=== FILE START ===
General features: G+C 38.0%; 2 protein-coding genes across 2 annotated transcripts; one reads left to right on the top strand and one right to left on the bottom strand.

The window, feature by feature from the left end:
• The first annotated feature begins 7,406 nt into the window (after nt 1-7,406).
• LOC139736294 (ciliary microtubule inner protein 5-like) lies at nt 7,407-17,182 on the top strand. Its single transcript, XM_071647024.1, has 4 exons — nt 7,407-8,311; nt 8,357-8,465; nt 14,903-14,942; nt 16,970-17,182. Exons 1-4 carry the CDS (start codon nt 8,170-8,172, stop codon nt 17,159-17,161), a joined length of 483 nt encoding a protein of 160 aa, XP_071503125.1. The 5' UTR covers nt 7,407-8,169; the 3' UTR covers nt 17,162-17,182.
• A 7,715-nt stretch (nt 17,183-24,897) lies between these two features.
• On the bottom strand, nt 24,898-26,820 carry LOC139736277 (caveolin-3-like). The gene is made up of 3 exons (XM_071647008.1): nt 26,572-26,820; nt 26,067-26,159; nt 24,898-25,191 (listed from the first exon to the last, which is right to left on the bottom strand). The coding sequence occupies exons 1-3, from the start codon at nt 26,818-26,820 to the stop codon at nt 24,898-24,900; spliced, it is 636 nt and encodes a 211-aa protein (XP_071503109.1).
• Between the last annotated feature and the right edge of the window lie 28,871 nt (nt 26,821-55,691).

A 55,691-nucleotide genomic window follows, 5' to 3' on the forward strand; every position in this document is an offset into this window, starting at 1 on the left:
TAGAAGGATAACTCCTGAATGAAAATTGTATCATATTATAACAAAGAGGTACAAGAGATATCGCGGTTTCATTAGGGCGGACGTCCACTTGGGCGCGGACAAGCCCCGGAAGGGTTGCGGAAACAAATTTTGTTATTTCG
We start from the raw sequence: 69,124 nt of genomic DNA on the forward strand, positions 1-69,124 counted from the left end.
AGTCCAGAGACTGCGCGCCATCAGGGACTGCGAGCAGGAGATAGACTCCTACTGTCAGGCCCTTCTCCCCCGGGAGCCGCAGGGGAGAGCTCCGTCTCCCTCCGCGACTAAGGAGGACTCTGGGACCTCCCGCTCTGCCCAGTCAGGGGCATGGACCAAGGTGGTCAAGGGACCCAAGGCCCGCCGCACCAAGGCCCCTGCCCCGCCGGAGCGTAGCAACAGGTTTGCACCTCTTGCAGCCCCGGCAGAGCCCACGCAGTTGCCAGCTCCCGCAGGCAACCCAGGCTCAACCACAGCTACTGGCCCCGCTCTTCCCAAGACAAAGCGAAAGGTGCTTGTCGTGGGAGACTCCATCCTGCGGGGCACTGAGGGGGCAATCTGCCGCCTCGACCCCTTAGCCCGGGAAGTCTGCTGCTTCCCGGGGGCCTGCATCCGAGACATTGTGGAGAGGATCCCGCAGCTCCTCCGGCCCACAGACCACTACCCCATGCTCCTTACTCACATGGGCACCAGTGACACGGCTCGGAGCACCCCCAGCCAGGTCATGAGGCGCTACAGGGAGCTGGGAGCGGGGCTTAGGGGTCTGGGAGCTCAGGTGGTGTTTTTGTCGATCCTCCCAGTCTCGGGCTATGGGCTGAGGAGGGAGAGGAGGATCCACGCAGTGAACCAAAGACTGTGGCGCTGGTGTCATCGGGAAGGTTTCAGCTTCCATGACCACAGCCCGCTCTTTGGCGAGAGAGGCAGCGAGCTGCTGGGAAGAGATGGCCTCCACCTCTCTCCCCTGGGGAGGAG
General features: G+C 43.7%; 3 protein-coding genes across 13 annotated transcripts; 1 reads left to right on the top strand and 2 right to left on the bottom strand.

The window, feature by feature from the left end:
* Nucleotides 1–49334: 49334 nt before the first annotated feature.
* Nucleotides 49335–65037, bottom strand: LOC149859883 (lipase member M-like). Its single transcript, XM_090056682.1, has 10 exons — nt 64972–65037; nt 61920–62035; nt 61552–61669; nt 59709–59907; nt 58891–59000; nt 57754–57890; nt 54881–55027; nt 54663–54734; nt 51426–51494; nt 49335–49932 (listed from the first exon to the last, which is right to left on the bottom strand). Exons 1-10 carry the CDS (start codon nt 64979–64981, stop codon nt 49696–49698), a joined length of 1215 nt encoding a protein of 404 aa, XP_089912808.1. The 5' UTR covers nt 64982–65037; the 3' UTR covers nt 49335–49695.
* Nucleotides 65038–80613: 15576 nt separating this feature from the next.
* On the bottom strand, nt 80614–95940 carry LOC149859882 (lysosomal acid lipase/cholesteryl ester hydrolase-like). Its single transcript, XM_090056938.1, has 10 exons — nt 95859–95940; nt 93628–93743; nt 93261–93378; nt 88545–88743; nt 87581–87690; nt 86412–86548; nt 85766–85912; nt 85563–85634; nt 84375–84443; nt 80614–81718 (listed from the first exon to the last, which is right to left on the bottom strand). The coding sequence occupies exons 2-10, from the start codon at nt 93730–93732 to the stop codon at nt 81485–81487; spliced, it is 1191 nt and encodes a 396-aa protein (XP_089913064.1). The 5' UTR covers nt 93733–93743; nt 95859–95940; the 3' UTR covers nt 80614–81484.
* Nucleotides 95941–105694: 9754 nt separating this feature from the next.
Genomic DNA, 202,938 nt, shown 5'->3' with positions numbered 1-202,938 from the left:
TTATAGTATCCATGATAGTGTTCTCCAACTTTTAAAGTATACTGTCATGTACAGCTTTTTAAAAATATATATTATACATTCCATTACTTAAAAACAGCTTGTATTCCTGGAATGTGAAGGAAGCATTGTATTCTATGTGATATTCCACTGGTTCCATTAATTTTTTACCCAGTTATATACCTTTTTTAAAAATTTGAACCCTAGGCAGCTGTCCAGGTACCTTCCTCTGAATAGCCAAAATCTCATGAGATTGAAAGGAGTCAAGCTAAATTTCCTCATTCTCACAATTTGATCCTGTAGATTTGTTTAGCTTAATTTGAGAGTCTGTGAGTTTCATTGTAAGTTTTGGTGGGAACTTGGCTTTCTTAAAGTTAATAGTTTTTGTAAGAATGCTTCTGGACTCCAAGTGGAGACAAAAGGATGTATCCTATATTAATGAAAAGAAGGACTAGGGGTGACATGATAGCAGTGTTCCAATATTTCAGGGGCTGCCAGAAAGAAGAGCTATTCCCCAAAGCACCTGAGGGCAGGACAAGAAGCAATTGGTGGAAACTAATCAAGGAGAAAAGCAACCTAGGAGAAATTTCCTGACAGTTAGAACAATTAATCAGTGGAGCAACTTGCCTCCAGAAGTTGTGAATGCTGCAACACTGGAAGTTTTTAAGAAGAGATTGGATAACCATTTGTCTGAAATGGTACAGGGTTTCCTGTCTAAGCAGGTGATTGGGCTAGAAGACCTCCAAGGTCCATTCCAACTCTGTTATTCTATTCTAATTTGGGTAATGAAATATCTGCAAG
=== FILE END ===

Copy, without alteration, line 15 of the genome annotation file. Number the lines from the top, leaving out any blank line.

* Nucleotides 49335–65037, bottom strand: LOC149859883 (lipase member M-like). Its single transcript, XM_090056682.1, has 10 exons — nt 64972–65037; nt 61920–62035; nt 61552–61669; nt 59709–59907; nt 58891–59000; nt 57754–57890; nt 54881–55027; nt 54663–54734; nt 51426–51494; nt 49335–49932 (listed from the first exon to the last, which is right to left on the bottom strand). Exons 1-10 carry the CDS (start codon nt 64979–64981, stop codon nt 49696–49698), a joined length of 1215 nt encoding a protein of 404 aa, XP_089912808.1. The 5' UTR covers nt 64982–65037; the 3' UTR covers nt 49335–49695.